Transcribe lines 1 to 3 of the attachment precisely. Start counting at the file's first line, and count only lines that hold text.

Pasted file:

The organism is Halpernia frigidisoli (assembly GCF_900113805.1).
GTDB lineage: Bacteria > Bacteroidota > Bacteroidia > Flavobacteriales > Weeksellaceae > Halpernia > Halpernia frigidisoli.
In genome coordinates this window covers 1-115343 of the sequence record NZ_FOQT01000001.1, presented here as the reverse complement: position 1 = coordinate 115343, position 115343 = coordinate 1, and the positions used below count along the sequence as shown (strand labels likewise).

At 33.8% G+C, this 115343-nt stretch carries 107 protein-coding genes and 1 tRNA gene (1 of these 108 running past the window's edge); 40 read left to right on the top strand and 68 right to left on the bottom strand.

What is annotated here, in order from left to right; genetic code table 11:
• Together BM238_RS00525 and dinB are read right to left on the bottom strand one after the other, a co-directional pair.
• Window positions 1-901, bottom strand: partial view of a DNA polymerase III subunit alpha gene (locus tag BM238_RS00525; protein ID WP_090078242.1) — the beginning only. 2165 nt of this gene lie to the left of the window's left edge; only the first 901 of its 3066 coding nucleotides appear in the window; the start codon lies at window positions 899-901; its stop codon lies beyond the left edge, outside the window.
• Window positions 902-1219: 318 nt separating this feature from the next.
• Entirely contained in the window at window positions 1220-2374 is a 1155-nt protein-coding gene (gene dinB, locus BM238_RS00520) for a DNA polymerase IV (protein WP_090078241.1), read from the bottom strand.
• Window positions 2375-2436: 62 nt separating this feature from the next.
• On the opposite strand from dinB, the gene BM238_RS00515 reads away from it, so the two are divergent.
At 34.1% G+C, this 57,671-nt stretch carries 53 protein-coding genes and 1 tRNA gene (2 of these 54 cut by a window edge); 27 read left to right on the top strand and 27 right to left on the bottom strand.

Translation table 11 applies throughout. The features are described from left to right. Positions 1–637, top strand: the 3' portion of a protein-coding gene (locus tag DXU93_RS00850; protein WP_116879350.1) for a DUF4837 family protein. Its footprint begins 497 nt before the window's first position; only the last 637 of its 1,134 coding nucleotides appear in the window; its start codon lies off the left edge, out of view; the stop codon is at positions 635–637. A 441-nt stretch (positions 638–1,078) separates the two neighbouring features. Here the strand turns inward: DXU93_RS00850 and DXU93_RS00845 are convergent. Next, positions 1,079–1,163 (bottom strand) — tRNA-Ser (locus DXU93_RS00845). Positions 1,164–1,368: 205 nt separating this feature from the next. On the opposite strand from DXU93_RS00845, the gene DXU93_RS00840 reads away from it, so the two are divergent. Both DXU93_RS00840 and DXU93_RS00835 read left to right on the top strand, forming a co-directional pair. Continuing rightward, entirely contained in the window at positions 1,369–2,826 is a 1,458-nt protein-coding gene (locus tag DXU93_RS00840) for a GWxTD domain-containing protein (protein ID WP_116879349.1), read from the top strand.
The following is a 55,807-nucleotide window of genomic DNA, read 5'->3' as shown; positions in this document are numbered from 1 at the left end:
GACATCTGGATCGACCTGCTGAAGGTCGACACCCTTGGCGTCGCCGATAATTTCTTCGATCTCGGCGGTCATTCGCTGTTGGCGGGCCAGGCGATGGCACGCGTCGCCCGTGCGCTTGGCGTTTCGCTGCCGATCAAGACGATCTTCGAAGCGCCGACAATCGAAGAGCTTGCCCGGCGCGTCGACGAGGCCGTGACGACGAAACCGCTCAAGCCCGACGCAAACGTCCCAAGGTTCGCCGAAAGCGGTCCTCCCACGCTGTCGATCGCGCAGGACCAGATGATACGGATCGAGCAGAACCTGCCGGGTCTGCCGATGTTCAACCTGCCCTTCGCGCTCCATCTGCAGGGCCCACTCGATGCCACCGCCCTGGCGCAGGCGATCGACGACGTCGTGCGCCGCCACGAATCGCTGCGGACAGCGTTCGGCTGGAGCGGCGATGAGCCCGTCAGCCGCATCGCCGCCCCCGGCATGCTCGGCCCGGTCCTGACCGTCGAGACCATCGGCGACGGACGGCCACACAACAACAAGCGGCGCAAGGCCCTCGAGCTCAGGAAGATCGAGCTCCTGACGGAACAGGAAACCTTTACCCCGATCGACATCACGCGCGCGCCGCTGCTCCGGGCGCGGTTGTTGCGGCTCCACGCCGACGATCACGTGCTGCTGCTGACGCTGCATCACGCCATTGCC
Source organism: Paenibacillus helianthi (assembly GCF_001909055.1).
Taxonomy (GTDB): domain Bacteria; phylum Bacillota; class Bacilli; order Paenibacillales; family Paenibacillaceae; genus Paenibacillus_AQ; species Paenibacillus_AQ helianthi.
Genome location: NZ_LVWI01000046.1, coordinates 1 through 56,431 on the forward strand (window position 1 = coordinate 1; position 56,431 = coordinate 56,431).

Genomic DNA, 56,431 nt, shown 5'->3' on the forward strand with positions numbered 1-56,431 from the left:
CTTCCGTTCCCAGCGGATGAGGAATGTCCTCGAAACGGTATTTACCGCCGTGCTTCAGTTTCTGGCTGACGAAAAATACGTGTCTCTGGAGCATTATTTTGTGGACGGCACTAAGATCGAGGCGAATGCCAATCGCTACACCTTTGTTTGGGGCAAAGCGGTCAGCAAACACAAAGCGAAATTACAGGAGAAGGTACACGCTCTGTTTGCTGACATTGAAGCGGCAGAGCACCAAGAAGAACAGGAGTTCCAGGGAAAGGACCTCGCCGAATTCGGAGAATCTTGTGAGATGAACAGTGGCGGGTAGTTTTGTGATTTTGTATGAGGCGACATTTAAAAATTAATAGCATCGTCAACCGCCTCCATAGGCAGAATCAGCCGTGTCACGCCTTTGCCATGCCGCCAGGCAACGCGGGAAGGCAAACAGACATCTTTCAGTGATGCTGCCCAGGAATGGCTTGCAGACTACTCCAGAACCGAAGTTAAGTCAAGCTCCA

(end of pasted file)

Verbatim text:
The organism is Halpernia frigidisoli (assembly GCF_900113805.1).
GTDB lineage: Bacteria > Bacteroidota > Bacteroidia > Flavobacteriales > Weeksellaceae > Halpernia > Halpernia frigidisoli.
In genome coordinates this window covers 1-115343 of the sequence record NZ_FOQT01000001.1, presented here as the reverse complement: position 1 = coordinate 115343, position 115343 = coordinate 1, and the positions used below count along the sequence as shown (strand labels likewise).